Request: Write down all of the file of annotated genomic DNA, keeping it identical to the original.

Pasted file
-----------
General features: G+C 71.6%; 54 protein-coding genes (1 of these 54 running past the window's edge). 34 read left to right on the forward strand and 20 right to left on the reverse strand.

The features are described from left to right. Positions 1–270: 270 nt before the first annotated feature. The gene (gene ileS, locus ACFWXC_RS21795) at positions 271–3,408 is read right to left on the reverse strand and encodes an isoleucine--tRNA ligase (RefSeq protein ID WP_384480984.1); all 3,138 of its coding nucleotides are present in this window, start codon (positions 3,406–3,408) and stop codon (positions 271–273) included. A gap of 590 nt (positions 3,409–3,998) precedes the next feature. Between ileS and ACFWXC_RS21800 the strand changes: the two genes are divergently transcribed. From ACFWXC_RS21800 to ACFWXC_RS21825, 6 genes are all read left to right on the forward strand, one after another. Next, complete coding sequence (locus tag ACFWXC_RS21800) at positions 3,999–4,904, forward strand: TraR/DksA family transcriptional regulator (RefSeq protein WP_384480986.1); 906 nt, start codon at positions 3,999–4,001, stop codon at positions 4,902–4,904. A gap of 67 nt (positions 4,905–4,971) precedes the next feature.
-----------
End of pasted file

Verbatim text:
General features: G+C 71.6%; 54 protein-coding genes (1 of these 54 running past the window's edge). 34 read left to right on the forward strand and 20 right to left on the reverse strand.

The features are described from left to right. Positions 1–270: 270 nt before the first annotated feature. The gene (gene ileS, locus ACFWXC_RS21795) at positions 271–3,408 is read right to left on the reverse strand and encodes an isoleucine--tRNA ligase (RefSeq protein ID WP_384480984.1); all 3,138 of its coding nucleotides are present in this window, start codon (positions 3,406–3,408) and stop codon (positions 271–273) included. A gap of 590 nt (positions 3,409–3,998) precedes the next feature. Between ileS and ACFWXC_RS21800 the strand changes: the two genes are divergently transcribed. From ACFWXC_RS21800 to ACFWXC_RS21825, 6 genes are all read left to right on the forward strand, one after another. Next, complete coding sequence (locus tag ACFWXC_RS21800) at positions 3,999–4,904, forward strand: TraR/DksA family transcriptional regulator (RefSeq protein WP_384480986.1); 906 nt, start codon at positions 3,999–4,001, stop codon at positions 4,902–4,904. A gap of 67 nt (positions 4,905–4,971) precedes the next feature.